The Silent Appeal

When asked to define a comic, the definition will most likely indicate that a comic is a narrative or idea expressed through sequential images which combine words and pictures. Although in truth this kind of definition fits a large majority of comics, there are many comics which do not exactly fit this description. There are comics which are expressed in single panels, others which have periods of silence where words are not used and there are some comics which express the narrative without the use of any words at all. It is this final group of comics I intend to explore throughout the course of this blog. The question I should first be asked however, why limit the narration to the use of images?

There are number of advantages and dynamics particular to silent comics. The first of these advantages is that the silent comic can be understood by a much wider audience as it does not require the reader to speak a particular language. Personally I love the idea of being communicate a story which could be understood internationally regardless of any specific language, or even literacy.This is an idea which Norwegian artist supports. In an interview with newsarama.com Jason explains his reasons for creating silent comics “In the beginning it was something I did to reach outside of Norway, to skip the whole problem of language. Then I realized it was something I liked doing, it was easier for me to work without text, it was easier to improvise stories”.

Use of words in comics also plays a vital role in timing. Timing in comics is often dictated by the pace at which the user reads the words in each panel. The event occurring in each panel tends to last as long as it takes the user to read the panel. In silent comics it is up to the reader to decide how long they choose to give to each panel. The reader must also use their imagination in order to fill in the blanks in the narration.

There is also an element of mystery and enigma which come with silent strips. Without a specific dialogue the reader is required to work a little harder to interpret the narrative. This can require the reader to become more involved with the events as opposed to passively accepting a provided dialogue. Depending on the artist and the story this can add a mysterious feel to the narrative as the images may be open to interpretation without the reassurance provided by words.

Often it may be the case that an idea may have a great emotional impact in the absence of words. There are ideas which would lose there impact if accompanied or explained by words. It is actually this idea which first drew my interest to wordless comics. There is a piece by Norwegian artist Jason taken from his story “Werewolves of Montpellier”. This story actually includes dialogue but it is a wordless panel which provides some of the most telling information. The lead character is invited to dinner by a friend but declines stating that he had best go home. In the proceeding panel we see the character lying in silence on his bed. This image powerfully provides the reader with some key information about the character which would most probably have had lessened impact expressed through use of dialogue.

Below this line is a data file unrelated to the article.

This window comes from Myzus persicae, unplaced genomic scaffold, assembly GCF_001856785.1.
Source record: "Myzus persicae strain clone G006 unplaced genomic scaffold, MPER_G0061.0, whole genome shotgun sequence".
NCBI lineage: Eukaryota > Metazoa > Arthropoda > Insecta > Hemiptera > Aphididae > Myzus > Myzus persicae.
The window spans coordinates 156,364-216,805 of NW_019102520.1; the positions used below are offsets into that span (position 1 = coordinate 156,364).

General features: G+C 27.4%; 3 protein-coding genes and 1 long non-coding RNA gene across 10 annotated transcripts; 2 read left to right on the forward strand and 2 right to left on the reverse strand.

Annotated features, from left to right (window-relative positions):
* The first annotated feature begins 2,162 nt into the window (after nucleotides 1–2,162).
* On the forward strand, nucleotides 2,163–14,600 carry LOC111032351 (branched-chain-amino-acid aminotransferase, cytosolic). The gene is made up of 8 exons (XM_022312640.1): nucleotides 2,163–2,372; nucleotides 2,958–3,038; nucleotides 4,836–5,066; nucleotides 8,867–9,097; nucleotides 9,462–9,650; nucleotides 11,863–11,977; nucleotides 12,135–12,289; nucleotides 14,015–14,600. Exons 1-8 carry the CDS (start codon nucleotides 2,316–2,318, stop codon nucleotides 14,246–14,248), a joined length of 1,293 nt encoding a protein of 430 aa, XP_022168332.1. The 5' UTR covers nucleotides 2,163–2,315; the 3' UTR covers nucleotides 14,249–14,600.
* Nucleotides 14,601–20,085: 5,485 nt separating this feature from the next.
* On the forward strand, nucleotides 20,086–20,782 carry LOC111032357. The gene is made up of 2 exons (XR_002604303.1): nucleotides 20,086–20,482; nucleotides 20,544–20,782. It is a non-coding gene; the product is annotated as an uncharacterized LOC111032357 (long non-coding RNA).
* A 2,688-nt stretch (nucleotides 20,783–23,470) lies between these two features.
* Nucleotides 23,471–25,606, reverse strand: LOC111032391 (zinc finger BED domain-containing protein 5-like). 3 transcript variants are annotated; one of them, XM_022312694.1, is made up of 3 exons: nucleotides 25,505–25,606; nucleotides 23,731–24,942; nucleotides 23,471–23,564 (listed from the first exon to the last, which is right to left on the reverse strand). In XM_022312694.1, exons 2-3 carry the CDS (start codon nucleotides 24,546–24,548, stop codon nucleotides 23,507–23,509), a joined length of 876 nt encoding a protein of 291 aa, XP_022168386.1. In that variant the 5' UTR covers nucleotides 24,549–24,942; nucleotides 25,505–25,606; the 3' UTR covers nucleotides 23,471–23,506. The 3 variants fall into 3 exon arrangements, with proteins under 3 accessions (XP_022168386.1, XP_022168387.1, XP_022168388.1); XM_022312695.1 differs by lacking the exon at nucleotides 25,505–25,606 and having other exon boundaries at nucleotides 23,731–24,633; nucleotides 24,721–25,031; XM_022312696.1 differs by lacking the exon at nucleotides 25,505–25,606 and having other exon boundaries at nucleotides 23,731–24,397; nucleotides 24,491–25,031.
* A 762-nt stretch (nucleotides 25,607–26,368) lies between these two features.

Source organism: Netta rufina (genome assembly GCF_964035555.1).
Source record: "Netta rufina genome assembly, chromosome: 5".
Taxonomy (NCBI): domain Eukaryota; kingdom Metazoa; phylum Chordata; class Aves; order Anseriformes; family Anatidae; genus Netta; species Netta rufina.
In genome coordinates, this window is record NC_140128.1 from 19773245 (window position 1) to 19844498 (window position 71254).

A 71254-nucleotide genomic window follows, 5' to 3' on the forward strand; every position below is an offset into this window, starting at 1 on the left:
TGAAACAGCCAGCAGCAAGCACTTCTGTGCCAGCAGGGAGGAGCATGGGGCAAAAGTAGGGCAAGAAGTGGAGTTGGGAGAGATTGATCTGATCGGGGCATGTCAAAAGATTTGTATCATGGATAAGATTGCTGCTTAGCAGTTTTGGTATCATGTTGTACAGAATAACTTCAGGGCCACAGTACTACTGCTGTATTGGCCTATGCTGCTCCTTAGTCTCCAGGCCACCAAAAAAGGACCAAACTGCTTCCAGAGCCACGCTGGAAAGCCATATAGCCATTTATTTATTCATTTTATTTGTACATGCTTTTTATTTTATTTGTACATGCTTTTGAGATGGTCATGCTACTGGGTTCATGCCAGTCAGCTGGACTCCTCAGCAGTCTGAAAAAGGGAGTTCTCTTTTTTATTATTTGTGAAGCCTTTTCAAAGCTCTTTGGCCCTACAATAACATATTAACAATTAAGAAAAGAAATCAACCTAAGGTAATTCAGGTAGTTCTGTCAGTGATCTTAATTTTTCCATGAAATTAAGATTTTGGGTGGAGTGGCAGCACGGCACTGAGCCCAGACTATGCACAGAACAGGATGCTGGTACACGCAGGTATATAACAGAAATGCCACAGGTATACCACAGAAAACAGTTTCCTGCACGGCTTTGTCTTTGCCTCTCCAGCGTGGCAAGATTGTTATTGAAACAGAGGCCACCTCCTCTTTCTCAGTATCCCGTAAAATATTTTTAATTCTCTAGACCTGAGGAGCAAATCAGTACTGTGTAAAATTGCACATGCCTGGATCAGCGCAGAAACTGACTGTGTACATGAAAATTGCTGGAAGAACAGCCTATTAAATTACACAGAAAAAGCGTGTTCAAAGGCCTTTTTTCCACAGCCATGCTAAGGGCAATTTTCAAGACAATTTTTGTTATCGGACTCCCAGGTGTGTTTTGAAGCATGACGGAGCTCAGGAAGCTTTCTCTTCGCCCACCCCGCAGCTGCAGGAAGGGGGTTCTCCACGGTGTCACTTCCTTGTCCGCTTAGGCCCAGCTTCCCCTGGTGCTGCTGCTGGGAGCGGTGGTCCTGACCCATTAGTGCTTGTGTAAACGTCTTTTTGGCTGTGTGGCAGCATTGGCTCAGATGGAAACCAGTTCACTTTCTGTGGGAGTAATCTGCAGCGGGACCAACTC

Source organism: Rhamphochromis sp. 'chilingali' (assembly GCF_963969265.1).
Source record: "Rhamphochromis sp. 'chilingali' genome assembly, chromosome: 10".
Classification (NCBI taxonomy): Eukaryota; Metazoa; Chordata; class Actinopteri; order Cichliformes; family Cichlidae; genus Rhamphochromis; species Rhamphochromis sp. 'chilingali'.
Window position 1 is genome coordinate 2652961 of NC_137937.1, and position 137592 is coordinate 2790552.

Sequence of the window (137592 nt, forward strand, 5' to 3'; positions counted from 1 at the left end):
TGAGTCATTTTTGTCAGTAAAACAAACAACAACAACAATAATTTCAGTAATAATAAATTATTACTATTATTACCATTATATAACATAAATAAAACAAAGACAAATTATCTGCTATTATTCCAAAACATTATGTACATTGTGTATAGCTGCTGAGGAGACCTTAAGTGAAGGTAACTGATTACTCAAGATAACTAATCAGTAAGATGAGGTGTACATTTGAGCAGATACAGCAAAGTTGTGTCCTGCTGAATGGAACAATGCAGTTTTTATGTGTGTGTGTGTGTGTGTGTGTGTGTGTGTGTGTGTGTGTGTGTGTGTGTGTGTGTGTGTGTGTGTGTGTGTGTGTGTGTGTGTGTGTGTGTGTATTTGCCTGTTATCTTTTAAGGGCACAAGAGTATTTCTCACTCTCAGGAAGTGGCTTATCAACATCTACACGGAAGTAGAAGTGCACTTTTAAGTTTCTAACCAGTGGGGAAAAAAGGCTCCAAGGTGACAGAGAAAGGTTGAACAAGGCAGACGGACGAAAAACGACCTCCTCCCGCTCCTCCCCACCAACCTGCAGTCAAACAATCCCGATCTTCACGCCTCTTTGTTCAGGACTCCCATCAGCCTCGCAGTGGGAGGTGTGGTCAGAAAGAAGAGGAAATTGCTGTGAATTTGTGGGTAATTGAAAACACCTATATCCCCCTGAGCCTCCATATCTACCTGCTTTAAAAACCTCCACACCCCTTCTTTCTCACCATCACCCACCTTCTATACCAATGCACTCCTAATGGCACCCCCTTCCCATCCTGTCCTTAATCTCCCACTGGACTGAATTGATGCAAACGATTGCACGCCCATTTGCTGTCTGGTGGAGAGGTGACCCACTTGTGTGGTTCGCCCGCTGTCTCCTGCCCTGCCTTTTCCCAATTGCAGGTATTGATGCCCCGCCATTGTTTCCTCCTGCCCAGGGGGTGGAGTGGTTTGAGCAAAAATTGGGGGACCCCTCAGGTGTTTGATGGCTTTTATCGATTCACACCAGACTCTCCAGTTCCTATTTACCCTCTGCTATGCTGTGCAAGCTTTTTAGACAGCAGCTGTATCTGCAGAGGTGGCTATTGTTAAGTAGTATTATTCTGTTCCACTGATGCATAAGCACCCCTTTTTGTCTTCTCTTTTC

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Extract from “Werewolves of Montpellier” by Jason

 

In the same way this silence can be used as a very powerful tool for adding humour to a piece. This sort of humour is purely visual and to add dialogue would only serve to weaken the effect of the piece. Jason again is a master of creating humorous narrative which is purely visual. Another strong example can be found in the work of British artist David Shrigley. In the comic below “Untitled” the humour of the piece is purely visual and to try an express it in any other way would surely lessen the affect.

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“Untitled” by David Shrigley

 

There are also comics which though silent, in terms of dialogue or narration, feature ¬†atmospheric sounds. The use of this mechanic in otherwise silent comics can help to add tension and emotion to the piece. The work of Jon McNaught provides an excellent example of this. McNaught often uses atmospheric sounds such as coughing, rustling and machine noises to highlight the silence between characters in his comics. These noises help to emphasis the lack of interaction and the distance between the characters. McNaught’s silent comic “Adrift” provides a clear example of this.

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“Adrift” by Jon McNaught

 

Silent comics can really provide a unique comic reading experience. It is any experience which at times may ask more of the reader and in turn in may offer more in return. As highlighted there are a number of factors and dynamics to consider when creating silent comic. I will explore these dynamics in greater depth throughout my blog posts in order to demonstrate that there is more to silent comics than meets the eye.

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